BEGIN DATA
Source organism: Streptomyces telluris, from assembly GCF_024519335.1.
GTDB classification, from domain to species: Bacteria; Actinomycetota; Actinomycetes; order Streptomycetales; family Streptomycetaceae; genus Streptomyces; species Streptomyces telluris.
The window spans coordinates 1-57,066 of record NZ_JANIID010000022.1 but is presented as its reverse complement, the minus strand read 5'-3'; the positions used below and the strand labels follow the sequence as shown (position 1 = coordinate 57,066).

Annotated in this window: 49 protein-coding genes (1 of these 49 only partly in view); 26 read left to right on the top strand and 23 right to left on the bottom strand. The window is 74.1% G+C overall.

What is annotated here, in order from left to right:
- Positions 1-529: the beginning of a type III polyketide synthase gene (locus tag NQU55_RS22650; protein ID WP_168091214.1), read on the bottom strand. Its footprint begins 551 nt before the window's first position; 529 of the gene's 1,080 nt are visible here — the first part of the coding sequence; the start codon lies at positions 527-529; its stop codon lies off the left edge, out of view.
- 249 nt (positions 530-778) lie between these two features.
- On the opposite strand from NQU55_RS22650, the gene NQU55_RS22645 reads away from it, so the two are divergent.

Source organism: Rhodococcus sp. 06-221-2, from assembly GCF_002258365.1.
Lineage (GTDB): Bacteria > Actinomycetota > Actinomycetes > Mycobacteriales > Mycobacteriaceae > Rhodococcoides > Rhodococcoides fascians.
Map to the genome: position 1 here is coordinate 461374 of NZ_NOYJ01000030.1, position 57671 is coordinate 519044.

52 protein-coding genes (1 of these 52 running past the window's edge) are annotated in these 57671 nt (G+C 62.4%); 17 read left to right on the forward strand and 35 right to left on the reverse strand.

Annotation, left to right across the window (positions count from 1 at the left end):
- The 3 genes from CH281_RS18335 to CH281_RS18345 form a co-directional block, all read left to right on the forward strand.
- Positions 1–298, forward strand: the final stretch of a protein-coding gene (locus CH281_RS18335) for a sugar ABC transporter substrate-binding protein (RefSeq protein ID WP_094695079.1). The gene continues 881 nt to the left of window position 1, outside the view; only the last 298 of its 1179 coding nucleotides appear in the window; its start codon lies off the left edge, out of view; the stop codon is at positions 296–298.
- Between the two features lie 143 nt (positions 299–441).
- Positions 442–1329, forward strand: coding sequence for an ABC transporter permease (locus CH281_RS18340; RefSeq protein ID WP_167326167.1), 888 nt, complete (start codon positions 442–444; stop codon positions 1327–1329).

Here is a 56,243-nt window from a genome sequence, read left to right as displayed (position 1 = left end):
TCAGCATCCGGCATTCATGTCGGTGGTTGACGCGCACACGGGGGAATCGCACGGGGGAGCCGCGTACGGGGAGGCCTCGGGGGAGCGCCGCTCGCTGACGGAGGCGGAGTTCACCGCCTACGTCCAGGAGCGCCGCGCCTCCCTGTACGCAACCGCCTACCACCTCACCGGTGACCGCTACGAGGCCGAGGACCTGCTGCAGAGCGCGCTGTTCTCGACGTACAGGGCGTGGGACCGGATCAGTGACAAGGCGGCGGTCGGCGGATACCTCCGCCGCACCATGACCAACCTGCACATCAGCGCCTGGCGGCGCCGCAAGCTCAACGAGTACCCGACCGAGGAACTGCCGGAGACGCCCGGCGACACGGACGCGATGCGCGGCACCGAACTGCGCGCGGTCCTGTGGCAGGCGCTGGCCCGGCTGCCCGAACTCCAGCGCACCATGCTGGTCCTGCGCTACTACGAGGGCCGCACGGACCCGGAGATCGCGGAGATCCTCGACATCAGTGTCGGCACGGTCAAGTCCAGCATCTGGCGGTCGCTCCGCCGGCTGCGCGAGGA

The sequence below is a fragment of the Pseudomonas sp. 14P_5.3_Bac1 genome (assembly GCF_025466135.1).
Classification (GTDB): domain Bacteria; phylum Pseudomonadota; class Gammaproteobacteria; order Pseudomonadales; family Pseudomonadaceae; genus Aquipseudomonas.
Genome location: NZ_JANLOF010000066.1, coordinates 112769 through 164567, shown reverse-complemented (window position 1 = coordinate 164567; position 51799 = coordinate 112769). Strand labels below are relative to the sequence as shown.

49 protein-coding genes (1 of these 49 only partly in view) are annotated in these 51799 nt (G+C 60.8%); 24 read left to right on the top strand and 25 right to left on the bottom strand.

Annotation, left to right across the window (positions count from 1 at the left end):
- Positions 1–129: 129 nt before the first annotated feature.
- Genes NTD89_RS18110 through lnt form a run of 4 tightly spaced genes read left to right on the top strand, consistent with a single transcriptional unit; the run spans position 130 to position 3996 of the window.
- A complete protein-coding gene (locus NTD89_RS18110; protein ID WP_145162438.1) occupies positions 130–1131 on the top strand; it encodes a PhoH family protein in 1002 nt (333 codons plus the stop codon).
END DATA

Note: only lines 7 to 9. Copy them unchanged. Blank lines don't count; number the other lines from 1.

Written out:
- 249 nt (positions 530-778) lie between these two features.
- On the opposite strand from NQU55_RS22650, the gene NQU55_RS22645 reads away from it, so the two are divergent.

Source organism: Rhodococcus sp. 06-221-2, from assembly GCF_002258365.1.